Reaction of downtown postal customers mixed over delivery five days a week rather than six

Grand Valley residents who enjoy getting mail on Saturdays may be in for disappointment.

On Wednesday, Postmaster General John Potter appeared before Congress and said the Postal Service may be forced to scale back mail delivery from six days per week to five days to save money.

Britny Rauen, 28, said she’d rather see the Postal Service cut costs by cutting mail delivery than by raising the price of postage.

Several people coming out of the U.S. Post Office at Fourth Street and Rood Avenue on Wednesday had different reactions to Potter’s announcement.

Maria Hernandez said she didn’t use the post office much, so she didn’t care.

Jose Quintana said six-day delivery is a service that should continue because that’s what he counts on.

Ann Litke said she thought small-business owners would be more affected than she would.

If the Postal Service eliminated Saturday delivery, David Posta, a mortgage broker at Apex Mortgage, said his business wouldn’t be affected because his office isn’t open on weekends. Posta, 29, admitted he doesn’t check his personal mailbox on Saturdays.

If the Postal Service eliminated delivery during a weekday, however, Posta said he would have to adjust.

“If I had to send a package, we’d use a private company like FedEx or UPS,” Posta said. “I’d adjust my business accordingly.”

Potter didn’t say Wednesday whether the Postal Service might eliminate Saturday service or one weekday of service.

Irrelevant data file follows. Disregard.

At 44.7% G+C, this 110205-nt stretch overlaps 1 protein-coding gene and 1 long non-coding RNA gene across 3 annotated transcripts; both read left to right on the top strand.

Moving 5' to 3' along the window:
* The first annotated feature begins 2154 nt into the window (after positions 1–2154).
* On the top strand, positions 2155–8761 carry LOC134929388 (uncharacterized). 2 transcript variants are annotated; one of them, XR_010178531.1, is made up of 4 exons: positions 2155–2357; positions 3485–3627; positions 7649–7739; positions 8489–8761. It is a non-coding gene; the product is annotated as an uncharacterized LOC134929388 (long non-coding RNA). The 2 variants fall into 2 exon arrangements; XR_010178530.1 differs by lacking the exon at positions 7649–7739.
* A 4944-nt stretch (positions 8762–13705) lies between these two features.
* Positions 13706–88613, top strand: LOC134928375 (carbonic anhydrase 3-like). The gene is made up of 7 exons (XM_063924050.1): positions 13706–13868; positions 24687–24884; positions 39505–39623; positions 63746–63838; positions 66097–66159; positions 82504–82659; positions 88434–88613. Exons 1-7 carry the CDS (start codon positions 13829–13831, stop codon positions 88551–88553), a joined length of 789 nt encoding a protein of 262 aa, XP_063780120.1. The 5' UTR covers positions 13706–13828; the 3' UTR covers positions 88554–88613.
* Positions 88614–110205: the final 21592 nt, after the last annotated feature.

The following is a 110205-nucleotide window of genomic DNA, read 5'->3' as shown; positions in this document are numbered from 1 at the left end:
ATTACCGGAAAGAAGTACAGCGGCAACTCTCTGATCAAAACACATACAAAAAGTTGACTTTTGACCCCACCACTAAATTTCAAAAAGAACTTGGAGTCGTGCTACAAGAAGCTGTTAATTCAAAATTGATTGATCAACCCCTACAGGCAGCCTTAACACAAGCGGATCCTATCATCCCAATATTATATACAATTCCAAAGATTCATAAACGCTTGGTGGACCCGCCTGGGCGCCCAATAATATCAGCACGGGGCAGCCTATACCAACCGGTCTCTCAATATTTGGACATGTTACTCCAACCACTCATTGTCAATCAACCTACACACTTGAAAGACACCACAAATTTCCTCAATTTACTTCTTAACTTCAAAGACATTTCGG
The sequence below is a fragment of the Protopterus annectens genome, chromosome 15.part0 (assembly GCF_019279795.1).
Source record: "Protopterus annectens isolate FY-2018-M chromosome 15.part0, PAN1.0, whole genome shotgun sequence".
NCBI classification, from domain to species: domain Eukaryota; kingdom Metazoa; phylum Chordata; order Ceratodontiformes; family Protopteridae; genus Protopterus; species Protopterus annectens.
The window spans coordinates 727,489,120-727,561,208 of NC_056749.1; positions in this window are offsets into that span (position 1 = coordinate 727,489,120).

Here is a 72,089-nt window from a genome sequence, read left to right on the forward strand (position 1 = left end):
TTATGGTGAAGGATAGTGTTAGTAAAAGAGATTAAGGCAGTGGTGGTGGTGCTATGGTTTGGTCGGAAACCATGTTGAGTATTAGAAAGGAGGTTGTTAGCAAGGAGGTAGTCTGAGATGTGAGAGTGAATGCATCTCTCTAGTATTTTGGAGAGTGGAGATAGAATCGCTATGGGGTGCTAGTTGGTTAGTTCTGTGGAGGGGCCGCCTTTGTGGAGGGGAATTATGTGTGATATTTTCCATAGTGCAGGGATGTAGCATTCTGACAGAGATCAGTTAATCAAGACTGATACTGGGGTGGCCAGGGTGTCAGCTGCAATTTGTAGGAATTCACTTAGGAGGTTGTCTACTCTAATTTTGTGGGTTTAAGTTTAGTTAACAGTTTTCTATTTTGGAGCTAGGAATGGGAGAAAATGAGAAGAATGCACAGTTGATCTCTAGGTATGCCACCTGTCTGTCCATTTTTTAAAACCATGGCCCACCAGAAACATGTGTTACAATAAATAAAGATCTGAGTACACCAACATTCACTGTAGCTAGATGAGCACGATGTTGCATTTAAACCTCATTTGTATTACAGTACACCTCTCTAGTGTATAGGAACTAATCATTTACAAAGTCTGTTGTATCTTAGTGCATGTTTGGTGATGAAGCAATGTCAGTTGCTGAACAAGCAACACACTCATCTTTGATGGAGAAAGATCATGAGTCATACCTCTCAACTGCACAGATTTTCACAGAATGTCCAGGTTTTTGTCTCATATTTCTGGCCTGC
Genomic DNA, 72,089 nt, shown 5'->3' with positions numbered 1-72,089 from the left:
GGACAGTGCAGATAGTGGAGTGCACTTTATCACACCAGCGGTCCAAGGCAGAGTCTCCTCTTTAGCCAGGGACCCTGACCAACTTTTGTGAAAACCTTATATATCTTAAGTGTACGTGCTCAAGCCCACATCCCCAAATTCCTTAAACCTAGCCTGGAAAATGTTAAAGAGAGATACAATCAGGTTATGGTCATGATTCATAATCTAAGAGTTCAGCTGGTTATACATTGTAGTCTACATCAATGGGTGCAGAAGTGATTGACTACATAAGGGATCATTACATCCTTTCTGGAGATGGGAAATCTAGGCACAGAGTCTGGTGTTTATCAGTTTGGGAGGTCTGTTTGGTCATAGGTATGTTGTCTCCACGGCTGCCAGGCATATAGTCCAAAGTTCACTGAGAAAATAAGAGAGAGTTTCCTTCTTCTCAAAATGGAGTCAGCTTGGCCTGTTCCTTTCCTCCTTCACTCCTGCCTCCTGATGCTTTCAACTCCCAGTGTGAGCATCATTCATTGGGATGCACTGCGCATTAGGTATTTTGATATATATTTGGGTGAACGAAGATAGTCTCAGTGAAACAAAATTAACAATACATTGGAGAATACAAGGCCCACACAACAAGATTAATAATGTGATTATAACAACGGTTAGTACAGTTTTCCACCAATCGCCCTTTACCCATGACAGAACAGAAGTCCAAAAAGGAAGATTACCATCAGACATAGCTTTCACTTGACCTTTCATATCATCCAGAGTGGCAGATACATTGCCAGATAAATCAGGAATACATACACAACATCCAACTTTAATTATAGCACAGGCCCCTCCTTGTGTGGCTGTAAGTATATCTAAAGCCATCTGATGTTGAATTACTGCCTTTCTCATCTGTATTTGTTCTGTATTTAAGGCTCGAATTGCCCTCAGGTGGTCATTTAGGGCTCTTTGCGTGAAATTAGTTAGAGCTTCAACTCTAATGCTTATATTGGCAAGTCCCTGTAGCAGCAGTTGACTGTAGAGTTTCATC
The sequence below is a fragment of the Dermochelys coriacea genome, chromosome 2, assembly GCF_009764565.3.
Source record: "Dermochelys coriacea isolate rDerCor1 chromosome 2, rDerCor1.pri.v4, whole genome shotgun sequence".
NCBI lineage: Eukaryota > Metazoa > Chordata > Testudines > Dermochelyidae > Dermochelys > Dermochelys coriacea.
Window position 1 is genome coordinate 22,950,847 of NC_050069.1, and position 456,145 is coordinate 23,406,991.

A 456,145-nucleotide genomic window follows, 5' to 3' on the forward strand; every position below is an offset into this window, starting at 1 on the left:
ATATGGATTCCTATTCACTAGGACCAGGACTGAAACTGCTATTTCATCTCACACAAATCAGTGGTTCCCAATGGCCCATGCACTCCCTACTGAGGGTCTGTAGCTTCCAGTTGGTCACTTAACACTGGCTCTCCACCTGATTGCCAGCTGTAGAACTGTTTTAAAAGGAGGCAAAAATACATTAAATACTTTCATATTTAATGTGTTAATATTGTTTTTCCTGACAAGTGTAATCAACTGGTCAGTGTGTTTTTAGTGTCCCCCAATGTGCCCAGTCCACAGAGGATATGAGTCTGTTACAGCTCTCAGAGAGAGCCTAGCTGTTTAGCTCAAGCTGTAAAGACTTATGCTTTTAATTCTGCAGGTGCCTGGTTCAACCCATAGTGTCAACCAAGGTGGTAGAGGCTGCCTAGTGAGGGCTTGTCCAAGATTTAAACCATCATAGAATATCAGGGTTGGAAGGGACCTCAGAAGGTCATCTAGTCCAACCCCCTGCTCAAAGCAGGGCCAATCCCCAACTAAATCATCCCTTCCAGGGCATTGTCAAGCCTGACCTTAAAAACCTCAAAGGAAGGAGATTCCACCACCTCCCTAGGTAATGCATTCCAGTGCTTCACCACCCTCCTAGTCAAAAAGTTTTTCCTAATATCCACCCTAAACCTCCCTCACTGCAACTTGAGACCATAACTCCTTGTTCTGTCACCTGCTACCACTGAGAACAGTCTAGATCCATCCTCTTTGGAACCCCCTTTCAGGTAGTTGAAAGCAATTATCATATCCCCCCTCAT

Pushing business toward UPS and FedEx was just one concern retired postal carrier Chuck Bailey, 82, had if the Postal Service eliminates one day of service.

Bailey worked for the Postal Service for 31 years before retiring in 1983. He spent 13 years delivering mail in rural Clifton and 18 years on a Grand Junction route where people sometimes gave him iced tea.

Bailey and his wife, Marie, 80, continue that gifting tradition each Christmas when they give their postal carrier a box of chocolates.

Bailey’s commitment to the Postal Service remains strong. The highlight of his U.S. Postal Service career was the day he was given a regular route in Mesa County. It was 1954, and
Bailey was 28 years old. He was no longer just a substitute driver.

Bailey was concerned any cutbacks would cost local substitute carriers — like he once was — their jobs. He also was concerned the extra days off would mean double the mail loads
for many local carriers.

Grand Junction resident Kathy Martinez, 57, agreed with Bailey that jobs shouldn’t be eliminated to save money, but she understood the Postal Service may need to cut costs, even if it damages current expectations of mail delivery.

“Initially, I’d probably be resistant to it, feeling like it’s a bigger deal than it actually was,” she said.


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